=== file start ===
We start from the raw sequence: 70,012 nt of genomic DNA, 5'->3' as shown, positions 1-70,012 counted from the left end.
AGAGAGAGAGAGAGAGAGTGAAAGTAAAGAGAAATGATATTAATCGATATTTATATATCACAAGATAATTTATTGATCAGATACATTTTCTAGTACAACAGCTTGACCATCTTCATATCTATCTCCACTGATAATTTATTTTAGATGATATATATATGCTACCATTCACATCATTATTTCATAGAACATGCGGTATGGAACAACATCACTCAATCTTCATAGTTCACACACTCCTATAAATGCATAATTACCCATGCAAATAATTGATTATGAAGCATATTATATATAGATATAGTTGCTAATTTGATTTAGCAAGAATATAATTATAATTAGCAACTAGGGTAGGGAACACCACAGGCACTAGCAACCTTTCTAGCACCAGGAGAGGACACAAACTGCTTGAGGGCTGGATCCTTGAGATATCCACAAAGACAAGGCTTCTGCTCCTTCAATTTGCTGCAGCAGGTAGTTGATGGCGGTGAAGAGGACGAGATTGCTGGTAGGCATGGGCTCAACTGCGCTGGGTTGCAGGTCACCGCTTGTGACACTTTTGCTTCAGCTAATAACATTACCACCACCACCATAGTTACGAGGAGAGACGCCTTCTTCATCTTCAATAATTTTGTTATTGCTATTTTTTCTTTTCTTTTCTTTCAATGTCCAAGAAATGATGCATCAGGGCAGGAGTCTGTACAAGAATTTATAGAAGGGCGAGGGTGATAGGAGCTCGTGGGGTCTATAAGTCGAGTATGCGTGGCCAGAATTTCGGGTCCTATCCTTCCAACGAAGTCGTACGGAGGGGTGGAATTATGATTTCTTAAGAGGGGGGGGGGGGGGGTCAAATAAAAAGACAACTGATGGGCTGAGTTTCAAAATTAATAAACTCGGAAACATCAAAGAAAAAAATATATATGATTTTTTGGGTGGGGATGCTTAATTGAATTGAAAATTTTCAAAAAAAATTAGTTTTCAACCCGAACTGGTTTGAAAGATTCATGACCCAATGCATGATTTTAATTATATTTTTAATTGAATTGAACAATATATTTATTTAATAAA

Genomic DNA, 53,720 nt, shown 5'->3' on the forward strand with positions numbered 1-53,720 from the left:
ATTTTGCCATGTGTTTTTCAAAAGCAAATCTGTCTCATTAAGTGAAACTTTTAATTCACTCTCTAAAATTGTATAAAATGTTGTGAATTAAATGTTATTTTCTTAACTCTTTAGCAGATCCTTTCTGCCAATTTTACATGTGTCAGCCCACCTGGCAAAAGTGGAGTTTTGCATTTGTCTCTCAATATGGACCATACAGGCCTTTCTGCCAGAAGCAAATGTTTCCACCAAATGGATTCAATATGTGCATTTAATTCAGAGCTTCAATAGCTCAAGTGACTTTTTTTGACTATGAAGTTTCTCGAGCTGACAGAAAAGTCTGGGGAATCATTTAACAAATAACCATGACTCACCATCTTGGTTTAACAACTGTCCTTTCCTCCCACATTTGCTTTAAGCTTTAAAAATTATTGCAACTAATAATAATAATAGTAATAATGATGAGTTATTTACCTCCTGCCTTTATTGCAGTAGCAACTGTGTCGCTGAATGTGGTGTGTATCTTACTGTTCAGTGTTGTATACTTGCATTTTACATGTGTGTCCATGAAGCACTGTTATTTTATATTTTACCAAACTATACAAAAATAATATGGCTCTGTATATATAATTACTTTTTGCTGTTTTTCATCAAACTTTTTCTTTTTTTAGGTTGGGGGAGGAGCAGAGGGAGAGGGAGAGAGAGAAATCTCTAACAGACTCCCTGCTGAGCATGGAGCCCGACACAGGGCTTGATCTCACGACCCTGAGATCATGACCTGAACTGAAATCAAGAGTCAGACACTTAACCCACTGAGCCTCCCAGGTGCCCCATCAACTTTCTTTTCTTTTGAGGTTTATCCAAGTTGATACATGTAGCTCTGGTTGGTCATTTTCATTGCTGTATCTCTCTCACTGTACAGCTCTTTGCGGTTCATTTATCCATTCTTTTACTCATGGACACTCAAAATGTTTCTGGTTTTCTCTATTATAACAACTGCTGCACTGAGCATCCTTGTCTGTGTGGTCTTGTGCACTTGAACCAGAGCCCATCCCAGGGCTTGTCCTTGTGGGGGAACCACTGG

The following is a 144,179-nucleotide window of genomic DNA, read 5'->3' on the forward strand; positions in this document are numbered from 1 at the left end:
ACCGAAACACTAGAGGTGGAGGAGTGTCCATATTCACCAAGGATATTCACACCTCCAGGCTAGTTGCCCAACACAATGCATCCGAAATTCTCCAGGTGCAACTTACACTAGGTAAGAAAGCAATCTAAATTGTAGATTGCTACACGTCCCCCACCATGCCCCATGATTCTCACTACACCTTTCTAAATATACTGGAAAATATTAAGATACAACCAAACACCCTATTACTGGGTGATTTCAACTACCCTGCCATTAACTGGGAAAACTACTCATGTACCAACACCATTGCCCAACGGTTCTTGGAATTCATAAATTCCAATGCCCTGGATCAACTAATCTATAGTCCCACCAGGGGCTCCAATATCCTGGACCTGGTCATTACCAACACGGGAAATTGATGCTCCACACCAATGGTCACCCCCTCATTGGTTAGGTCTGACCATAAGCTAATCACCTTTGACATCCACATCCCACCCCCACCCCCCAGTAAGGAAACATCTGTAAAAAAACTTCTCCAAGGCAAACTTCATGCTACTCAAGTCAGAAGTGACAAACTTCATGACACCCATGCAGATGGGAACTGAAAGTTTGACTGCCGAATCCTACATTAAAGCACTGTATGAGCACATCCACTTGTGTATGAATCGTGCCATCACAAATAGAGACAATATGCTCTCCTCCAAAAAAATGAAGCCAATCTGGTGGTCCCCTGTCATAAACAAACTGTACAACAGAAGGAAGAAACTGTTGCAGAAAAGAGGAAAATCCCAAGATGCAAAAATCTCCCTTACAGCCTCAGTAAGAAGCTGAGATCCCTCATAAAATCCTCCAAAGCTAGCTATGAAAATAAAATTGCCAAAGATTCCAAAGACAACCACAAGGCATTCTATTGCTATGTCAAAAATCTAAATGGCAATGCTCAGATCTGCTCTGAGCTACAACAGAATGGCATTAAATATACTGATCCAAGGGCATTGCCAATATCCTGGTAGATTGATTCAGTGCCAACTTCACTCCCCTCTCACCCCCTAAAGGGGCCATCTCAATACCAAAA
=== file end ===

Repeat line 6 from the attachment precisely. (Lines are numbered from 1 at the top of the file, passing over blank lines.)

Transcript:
ACCGAAACACTAGAGGTGGAGGAGTGTCCATATTCACCAAGGATATTCACACCTCCAGGCTAGTTGCCCAACACAATGCATCCGAAATTCTCCAGGTGCAACTTACACTAGGTAAGAAAGCAATCTAAATTGTAGATTGCTACACGTCCCCCACCATGCCCCATGATTCTCACTACACCTTTCTAAATATACTGGAAAATATTAAGATACAACCAAACACCCTATTACTGGGTGATTTCAACTACCCTGCCATTAACTGGGAAAACTACTCATGTACCAACACCATTGCCCAACGGTTCTTGGAATTCATAAATTCCAATGCCCTGGATCAACTAATCTATAGTCCCACCAGGGGCTCCAATATCCTGGACCTGGTCATTACCAACACGGGAAATTGATGCTCCACACCAATGGTCACCCCCTCATTGGTTAGGTCTGACCATAAGCTAATCACCTTTGACATCCACATCCCACCCCCACCCCCCAGTAAGGAAACATCTGTAAAAAAACTTCTCCAAGGCAAACTTCATGCTACTCAAGTCAGAAGTGACAAACTTCATGACACCCATGCAGATGGGAACTGAAAGTTTGACTGCCGAATCCTACATTAAAGCACTGTATGAGCACATCCACTTGTGTATGAATCGTGCCATCACAAATAGAGACAATATGCTCTCCTCCAAAAAAATGAAGCCAATCTGGTGGTCCCCTGTCATAAACAAACTGTACAACAGAAGGAAGAAACTGTTGCAGAAAAGAGGAAAATCCCAAGATGCAAAAATCTCCCTTACAGCCTCAGTAAGAAGCTGAGATCCCTCATAAAATCCTCCAAAGCTAGCTATGAAAATAAAATTGCCAAAGATTCCAAAGACAACCACAAGGCATTCTATTGCTATGTCAAAAATCTAAATGGCAATGCTCAGATCTGCTCTGAGCTACAACAGAATGGCATTAAATATACTGATCCAAGGGCATTGCCAATATCCTGGTAGATTGATTCAGTGCCAACTTCACTCCCCTCTCACCCCCTAAAGGGGCCATCTCAATACCAAAA